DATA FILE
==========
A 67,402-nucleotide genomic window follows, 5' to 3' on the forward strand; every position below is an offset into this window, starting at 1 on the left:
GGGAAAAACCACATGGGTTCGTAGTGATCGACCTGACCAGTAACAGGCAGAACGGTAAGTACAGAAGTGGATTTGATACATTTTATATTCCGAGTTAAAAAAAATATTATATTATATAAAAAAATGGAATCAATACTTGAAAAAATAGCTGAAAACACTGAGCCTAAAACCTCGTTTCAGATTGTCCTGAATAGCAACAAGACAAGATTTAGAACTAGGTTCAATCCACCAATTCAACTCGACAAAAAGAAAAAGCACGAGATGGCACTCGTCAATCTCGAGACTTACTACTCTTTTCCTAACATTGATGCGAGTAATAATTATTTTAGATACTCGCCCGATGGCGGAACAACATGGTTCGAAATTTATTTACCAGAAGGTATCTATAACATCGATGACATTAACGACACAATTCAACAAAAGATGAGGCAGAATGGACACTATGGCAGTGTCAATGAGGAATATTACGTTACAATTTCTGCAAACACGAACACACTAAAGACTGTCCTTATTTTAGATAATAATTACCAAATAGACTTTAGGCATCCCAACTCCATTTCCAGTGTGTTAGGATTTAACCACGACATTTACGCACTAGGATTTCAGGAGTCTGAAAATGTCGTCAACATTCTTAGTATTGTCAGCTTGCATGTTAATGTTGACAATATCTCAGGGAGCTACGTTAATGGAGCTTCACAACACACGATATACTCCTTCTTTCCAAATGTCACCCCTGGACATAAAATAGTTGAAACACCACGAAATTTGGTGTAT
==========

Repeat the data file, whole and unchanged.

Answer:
A 67,402-nucleotide genomic window follows, 5' to 3' on the forward strand; every position below is an offset into this window, starting at 1 on the left:
GGGAAAAACCACATGGGTTCGTAGTGATCGACCTGACCAGTAACAGGCAGAACGGTAAGTACAGAAGTGGATTTGATACATTTTATATTCCGAGTTAAAAAAAATATTATATTATATAAAAAAATGGAATCAATACTTGAAAAAATAGCTGAAAACACTGAGCCTAAAACCTCGTTTCAGATTGTCCTGAATAGCAACAAGACAAGATTTAGAACTAGGTTCAATCCACCAATTCAACTCGACAAAAAGAAAAAGCACGAGATGGCACTCGTCAATCTCGAGACTTACTACTCTTTTCCTAACATTGATGCGAGTAATAATTATTTTAGATACTCGCCCGATGGCGGAACAACATGGTTCGAAATTTATTTACCAGAAGGTATCTATAACATCGATGACATTAACGACACAATTCAACAAAAGATGAGGCAGAATGGACACTATGGCAGTGTCAATGAGGAATATTACGTTACAATTTCTGCAAACACGAACACACTAAAGACTGTCCTTATTTTAGATAATAATTACCAAATAGACTTTAGGCATCCCAACTCCATTTCCAGTGTGTTAGGATTTAACCACGACATTTACGCACTAGGATTTCAGGAGTCTGAAAATGTCGTCAACATTCTTAGTATTGTCAGCTTGCATGTTAATGTTGACAATATCTCAGGGAGCTACGTTAATGGAGCTTCACAACACACGATATACTCCTTCTTTCCAAATGTCACCCCTGGACATAAAATAGTTGAAACACCACGAAATTTGGTGTAT